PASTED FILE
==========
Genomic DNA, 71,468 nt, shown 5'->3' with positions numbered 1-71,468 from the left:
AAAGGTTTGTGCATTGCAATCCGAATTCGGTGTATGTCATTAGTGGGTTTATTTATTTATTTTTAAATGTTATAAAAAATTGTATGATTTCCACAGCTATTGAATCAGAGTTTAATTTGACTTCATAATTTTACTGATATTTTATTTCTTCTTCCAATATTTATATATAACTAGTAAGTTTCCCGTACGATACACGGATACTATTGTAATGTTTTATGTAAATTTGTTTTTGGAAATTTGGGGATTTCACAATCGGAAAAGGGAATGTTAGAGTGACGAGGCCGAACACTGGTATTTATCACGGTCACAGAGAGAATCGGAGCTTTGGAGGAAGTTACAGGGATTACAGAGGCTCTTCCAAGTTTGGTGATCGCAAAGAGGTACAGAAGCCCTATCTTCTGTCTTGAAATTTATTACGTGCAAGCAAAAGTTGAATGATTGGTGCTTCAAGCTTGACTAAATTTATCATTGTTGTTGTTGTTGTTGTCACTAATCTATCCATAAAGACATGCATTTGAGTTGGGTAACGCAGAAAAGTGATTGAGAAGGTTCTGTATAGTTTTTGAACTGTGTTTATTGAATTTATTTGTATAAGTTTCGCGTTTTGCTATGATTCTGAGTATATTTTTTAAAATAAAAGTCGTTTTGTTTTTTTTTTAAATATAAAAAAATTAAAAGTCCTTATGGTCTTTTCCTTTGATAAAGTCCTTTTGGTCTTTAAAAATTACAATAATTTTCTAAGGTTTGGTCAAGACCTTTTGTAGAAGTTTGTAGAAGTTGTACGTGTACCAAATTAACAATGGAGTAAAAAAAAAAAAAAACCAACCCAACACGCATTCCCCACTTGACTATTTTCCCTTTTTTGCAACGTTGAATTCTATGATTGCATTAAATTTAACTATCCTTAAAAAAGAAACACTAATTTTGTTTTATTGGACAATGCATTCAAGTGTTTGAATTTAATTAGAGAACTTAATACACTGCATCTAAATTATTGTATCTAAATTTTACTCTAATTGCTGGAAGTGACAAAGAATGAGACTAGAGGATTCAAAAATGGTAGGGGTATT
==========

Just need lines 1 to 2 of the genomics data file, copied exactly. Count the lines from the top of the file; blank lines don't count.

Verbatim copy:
Genomic DNA, 71,468 nt, shown 5'->3' with positions numbered 1-71,468 from the left:
AAAGGTTTGTGCATTGCAATCCGAATTCGGTGTATGTCATTAGTGGGTTTATTTATTTATTTTTAAATGTTATAAAAAATTGTATGATTTCCACAGCTATTGAATCAGAGTTTAATTTGACTTCATAATTTTACTGATATTTTATTTCTTCTTCCAATATTTATATATAACTAGTAAGTTTCCCGTACGATACACGGATACTATTGTAATGTTTTATGTAAATTTGTTTTTGGAAATTTGGGGATTTCACAATCGGAAAAGGGAATGTTAGAGTGACGAGGCCGAACACTGGTATTTATCACGGTCACAGAGAGAATCGGAGCTTTGGAGGAAGTTACAGGGATTACAGAGGCTCTTCCAAGTTTGGTGATCGCAAAGAGGTACAGAAGCCCTATCTTCTGTCTTGAAATTTATTACGTGCAAGCAAAAGTTGAATGATTGGTGCTTCAAGCTTGACTAAATTTATCATTGTTGTTGTTGTTGTTGTCACTAATCTATCCATAAAGACATGCATTTGAGTTGGGTAACGCAGAAAAGTGATTGAGAAGGTTCTGTATAGTTTTTGAACTGTGTTTATTGAATTTATTTGTATAAGTTTCGCGTTTTGCTATGATTCTGAGTATATTTTTTAAAATAAAAGTCGTTTTGTTTTTTTTTTAAATATAAAAAAATTAAAAGTCCTTATGGTCTTTTCCTTTGATAAAGTCCTTTTGGTCTTTAAAAATTACAATAATTTTCTAAGGTTTGGTCAAGACCTTTTGTAGAAGTTTGTAGAAGTTGTACGTGTACCAAATTAACAATGGAGTAAAAAAAAAAAAAAACCAACCCAACACGCATTCCCCACTTGACTATTTTCCCTTTTTTGCAACGTTGAATTCTATGATTGCATTAAATTTAACTATCCTTAAAAAAGAAACACTAATTTTGTTTTATTGGACAATGCATTCAAGTGTTTGAATTTAATTAGAGAACTTAATACACTGCATCTAAATTATTGTATCTAAATTTTACTCTAATTGCTGGAAGTGACAAAGAATGAGACTAGAGGATTCAAAAATGGTAGGGGTATT